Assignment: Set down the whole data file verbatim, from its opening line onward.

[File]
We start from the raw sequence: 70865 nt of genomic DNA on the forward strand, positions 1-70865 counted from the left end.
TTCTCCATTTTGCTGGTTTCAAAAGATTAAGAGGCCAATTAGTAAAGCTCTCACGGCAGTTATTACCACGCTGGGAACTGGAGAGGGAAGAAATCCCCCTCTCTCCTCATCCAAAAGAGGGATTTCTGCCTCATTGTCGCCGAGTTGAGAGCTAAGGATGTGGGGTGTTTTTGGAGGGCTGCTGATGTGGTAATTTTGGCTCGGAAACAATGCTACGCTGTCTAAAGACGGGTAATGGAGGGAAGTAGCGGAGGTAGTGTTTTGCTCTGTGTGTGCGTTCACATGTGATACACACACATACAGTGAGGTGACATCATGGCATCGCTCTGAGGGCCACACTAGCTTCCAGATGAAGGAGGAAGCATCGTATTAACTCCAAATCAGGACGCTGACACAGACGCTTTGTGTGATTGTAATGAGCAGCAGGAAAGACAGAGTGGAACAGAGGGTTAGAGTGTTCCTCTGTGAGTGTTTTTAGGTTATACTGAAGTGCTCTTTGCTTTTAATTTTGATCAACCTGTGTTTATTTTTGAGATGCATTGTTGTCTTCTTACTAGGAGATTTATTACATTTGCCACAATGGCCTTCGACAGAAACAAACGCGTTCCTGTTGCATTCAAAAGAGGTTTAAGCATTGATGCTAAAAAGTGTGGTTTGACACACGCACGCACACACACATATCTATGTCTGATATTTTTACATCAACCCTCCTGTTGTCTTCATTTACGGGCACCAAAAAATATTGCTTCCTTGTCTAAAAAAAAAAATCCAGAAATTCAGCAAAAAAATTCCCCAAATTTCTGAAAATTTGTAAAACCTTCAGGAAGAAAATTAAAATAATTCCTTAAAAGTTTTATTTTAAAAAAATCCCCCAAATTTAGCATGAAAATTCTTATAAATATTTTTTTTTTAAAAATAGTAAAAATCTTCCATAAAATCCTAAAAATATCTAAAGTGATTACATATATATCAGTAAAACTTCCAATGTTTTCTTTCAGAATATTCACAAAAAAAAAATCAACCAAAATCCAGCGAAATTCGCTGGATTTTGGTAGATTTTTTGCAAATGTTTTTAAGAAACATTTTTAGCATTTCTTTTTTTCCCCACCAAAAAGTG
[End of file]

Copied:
We start from the raw sequence: 70865 nt of genomic DNA on the forward strand, positions 1-70865 counted from the left end.
TTCTCCATTTTGCTGGTTTCAAAAGATTAAGAGGCCAATTAGTAAAGCTCTCACGGCAGTTATTACCACGCTGGGAACTGGAGAGGGAAGAAATCCCCCTCTCTCCTCATCCAAAAGAGGGATTTCTGCCTCATTGTCGCCGAGTTGAGAGCTAAGGATGTGGGGTGTTTTTGGAGGGCTGCTGATGTGGTAATTTTGGCTCGGAAACAATGCTACGCTGTCTAAAGACGGGTAATGGAGGGAAGTAGCGGAGGTAGTGTTTTGCTCTGTGTGTGCGTTCACATGTGATACACACACATACAGTGAGGTGACATCATGGCATCGCTCTGAGGGCCACACTAGCTTCCAGATGAAGGAGGAAGCATCGTATTAACTCCAAATCAGGACGCTGACACAGACGCTTTGTGTGATTGTAATGAGCAGCAGGAAAGACAGAGTGGAACAGAGGGTTAGAGTGTTCCTCTGTGAGTGTTTTTAGGTTATACTGAAGTGCTCTTTGCTTTTAATTTTGATCAACCTGTGTTTATTTTTGAGATGCATTGTTGTCTTCTTACTAGGAGATTTATTACATTTGCCACAATGGCCTTCGACAGAAACAAACGCGTTCCTGTTGCATTCAAAAGAGGTTTAAGCATTGATGCTAAAAAGTGTGGTTTGACACACGCACGCACACACACATATCTATGTCTGATATTTTTACATCAACCCTCCTGTTGTCTTCATTTACGGGCACCAAAAAATATTGCTTCCTTGTCTAAAAAAAAAAATCCAGAAATTCAGCAAAAAAATTCCCCAAATTTCTGAAAATTTGTAAAACCTTCAGGAAGAAAATTAAAATAATTCCTTAAAAGTTTTATTTTAAAAAAATCCCCCAAATTTAGCATGAAAATTCTTATAAATATTTTTTTTTTAAAAATAGTAAAAATCTTCCATAAAATCCTAAAAATATCTAAAGTGATTACATATATATCAGTAAAACTTCCAATGTTTTCTTTCAGAATATTCACAAAAAAAAAATCAACCAAAATCCAGCGAAATTCGCTGGATTTTGGTAGATTTTTTGCAAATGTTTTTAAGAAACATTTTTAGCATTTCTTTTTTTCCCCACCAAAAAGTG